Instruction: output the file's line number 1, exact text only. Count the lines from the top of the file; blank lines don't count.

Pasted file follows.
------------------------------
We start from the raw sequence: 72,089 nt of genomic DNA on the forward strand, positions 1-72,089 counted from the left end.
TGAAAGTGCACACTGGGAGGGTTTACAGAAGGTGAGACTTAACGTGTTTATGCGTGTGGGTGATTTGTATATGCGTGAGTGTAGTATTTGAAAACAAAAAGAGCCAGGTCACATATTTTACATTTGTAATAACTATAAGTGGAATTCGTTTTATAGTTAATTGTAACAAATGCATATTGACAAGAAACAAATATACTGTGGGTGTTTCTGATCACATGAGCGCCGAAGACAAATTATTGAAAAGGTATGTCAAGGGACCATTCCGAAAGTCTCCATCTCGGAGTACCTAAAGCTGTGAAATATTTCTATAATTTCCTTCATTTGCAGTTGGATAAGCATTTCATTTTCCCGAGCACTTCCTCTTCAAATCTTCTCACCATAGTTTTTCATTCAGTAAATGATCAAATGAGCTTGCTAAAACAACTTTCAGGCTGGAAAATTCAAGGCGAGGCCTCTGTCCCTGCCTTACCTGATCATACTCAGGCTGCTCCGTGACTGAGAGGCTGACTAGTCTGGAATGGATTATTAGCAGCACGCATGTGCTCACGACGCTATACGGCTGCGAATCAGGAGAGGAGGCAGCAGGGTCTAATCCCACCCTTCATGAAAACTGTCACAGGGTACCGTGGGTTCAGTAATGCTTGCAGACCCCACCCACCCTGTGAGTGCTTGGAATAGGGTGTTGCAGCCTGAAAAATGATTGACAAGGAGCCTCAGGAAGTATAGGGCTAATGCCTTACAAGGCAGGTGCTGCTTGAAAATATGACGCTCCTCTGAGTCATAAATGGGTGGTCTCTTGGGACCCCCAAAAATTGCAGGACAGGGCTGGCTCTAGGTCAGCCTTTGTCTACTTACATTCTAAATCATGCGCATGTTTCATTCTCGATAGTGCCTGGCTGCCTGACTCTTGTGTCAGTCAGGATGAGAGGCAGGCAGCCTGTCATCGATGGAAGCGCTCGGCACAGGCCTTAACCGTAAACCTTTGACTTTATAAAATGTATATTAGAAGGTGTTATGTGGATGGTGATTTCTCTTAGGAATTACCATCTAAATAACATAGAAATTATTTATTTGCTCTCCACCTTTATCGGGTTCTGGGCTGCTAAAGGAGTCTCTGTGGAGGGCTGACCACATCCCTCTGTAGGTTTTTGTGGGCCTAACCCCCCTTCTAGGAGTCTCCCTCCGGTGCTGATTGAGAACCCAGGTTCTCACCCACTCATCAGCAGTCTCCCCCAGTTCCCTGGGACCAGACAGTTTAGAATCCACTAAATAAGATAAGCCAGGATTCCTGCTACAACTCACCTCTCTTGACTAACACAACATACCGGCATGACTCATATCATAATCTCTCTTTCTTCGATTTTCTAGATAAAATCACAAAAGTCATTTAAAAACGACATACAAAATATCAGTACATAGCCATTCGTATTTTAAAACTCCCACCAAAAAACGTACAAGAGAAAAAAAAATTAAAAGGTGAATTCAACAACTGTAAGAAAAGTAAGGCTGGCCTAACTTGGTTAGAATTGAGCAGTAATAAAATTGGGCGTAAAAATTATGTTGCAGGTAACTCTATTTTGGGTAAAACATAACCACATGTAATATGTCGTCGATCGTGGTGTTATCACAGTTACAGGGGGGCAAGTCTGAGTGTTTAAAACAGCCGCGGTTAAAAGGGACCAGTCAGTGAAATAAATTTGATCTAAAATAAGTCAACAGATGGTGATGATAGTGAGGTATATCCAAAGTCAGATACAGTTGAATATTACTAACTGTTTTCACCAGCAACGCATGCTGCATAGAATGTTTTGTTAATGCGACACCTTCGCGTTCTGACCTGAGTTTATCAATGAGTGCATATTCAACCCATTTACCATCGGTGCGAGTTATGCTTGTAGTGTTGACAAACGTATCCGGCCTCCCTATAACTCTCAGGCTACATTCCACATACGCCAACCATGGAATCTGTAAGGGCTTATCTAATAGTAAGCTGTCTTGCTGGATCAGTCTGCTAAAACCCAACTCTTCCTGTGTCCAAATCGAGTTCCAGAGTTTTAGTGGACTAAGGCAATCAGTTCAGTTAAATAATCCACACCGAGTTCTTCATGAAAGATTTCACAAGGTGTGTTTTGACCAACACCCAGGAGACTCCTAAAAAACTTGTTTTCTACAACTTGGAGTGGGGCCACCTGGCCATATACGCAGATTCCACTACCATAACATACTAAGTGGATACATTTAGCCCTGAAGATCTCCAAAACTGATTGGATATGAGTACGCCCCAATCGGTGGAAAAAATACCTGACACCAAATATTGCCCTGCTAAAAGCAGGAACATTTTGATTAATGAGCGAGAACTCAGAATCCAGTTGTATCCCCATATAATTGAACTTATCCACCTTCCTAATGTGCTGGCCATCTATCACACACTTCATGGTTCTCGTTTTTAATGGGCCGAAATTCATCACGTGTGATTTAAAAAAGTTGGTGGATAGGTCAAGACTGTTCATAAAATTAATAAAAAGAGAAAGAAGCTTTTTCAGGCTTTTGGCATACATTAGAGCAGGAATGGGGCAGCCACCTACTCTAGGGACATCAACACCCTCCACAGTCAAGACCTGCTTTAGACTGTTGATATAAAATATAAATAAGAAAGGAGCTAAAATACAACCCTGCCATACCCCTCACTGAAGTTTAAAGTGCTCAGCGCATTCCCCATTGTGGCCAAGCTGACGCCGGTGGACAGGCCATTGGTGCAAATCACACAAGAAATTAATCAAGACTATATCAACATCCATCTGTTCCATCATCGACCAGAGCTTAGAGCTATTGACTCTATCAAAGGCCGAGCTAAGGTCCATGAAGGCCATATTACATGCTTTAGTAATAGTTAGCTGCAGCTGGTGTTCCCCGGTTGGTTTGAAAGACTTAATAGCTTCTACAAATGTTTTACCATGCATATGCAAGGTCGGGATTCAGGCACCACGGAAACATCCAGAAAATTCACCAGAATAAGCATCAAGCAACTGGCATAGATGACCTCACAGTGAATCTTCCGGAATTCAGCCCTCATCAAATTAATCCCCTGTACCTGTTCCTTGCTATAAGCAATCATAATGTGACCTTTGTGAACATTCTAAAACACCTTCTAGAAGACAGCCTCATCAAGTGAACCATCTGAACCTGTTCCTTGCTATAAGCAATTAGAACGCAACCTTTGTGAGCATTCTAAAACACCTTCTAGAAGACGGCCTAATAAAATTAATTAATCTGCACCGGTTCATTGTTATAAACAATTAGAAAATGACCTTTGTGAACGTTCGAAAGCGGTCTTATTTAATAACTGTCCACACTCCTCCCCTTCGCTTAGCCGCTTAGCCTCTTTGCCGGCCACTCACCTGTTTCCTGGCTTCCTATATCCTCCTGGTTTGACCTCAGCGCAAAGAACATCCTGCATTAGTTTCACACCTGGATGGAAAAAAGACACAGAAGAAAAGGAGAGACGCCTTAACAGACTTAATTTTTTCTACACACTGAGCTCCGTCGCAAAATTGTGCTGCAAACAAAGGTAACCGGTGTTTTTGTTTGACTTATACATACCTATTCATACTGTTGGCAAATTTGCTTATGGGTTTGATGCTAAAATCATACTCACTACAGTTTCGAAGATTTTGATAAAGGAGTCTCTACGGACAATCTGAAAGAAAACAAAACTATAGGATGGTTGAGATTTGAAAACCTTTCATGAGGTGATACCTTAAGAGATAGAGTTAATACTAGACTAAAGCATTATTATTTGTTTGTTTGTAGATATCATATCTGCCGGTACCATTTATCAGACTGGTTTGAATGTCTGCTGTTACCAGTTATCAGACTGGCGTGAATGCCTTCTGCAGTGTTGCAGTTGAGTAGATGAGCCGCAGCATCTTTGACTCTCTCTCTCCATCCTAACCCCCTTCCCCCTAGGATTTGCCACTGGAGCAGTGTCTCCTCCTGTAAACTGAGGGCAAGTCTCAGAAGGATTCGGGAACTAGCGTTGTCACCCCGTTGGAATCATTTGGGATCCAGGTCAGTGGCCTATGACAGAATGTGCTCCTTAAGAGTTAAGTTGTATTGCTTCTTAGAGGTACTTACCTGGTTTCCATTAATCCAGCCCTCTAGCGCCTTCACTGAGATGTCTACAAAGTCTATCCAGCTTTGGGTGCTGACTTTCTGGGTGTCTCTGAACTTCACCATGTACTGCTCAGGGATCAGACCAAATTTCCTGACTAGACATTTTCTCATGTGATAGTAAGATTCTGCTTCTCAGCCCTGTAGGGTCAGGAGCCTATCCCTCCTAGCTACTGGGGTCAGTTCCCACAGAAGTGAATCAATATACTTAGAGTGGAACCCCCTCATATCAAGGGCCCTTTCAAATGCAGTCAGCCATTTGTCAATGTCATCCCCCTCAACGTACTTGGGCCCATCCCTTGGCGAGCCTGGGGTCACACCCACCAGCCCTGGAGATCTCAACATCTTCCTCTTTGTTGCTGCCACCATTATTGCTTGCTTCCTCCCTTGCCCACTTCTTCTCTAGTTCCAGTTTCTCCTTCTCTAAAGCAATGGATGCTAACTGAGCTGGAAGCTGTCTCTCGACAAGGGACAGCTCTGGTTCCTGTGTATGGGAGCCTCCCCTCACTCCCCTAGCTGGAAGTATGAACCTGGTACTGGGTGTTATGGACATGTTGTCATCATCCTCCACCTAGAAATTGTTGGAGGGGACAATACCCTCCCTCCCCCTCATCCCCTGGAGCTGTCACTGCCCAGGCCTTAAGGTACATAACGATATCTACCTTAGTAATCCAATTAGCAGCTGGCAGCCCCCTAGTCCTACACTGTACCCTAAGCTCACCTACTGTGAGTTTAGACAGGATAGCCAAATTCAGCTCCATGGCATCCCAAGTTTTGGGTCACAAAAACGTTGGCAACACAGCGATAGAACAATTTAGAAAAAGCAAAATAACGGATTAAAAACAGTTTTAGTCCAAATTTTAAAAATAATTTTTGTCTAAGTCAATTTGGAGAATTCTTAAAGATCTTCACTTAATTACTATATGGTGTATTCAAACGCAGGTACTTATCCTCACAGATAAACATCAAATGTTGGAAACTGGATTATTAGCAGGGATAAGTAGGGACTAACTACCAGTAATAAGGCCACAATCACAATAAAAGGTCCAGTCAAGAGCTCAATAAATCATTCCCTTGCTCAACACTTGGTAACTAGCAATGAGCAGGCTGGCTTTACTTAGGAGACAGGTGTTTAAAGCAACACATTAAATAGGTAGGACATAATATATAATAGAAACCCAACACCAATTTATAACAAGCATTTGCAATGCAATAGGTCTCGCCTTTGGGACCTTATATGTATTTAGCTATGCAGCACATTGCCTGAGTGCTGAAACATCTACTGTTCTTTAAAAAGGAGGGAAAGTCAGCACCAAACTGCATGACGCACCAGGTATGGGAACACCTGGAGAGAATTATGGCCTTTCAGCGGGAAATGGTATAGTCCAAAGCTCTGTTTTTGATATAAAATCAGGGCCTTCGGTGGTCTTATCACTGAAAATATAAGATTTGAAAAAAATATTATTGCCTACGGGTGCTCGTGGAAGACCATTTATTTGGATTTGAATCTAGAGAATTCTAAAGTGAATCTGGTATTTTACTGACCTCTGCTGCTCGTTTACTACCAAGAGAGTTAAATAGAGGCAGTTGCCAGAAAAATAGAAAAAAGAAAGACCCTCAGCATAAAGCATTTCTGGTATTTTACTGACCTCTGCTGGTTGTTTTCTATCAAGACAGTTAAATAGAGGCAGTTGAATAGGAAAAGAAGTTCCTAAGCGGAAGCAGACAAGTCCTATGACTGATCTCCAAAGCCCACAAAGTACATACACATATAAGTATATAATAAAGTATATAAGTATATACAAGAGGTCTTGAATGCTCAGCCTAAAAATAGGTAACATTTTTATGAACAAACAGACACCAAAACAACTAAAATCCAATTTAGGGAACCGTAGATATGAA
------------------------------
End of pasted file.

We start from the raw sequence: 72,089 nt of genomic DNA on the forward strand, positions 1-72,089 counted from the left end.